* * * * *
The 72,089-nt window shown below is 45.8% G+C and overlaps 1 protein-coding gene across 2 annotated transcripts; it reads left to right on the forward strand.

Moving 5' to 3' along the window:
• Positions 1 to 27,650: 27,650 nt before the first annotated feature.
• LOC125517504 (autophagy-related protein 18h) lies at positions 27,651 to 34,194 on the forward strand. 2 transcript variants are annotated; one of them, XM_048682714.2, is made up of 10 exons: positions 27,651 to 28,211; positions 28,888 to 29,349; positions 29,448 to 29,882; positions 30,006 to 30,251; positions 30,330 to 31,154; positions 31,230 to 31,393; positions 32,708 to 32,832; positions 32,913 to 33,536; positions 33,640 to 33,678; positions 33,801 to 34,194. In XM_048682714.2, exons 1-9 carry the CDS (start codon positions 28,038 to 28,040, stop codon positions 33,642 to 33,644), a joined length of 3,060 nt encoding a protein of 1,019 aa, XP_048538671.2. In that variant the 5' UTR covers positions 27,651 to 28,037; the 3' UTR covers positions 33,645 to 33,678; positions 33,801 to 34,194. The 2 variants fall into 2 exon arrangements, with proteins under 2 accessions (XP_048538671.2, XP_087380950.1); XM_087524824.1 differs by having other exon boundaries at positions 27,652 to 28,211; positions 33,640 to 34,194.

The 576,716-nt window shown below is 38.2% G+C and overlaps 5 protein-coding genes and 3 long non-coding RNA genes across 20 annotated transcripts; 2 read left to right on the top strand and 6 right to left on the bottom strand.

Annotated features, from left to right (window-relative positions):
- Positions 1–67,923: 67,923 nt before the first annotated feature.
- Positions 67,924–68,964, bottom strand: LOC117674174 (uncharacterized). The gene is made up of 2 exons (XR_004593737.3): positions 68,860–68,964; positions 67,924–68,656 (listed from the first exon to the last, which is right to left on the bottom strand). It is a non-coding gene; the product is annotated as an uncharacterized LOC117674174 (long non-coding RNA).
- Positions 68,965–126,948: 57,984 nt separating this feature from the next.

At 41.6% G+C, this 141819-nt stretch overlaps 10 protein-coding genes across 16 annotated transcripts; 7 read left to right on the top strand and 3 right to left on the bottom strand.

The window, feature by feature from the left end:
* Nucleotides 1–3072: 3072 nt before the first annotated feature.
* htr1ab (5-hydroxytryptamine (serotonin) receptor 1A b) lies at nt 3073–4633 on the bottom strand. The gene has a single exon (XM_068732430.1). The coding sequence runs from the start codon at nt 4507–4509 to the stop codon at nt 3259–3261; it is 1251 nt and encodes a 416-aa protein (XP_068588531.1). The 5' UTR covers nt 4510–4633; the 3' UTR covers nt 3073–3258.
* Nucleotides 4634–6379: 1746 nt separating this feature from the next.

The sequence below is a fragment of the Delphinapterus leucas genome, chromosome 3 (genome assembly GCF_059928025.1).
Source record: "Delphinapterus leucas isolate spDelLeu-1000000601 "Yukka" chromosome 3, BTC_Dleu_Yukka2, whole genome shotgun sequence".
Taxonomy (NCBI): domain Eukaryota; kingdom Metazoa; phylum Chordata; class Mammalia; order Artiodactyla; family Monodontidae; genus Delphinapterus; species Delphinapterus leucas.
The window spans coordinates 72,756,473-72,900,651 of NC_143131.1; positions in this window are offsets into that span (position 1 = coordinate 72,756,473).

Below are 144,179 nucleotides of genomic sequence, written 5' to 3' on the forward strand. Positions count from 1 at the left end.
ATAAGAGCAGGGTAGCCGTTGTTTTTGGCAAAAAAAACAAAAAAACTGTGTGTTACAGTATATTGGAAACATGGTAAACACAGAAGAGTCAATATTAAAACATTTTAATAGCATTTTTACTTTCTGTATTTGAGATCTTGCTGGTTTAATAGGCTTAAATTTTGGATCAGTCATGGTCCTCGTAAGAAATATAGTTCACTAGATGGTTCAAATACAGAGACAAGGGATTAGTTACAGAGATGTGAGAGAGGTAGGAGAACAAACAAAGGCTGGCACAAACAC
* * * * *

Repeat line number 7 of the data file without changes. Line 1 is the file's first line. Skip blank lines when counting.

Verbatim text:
- Positions 1–67,923: 67,923 nt before the first annotated feature.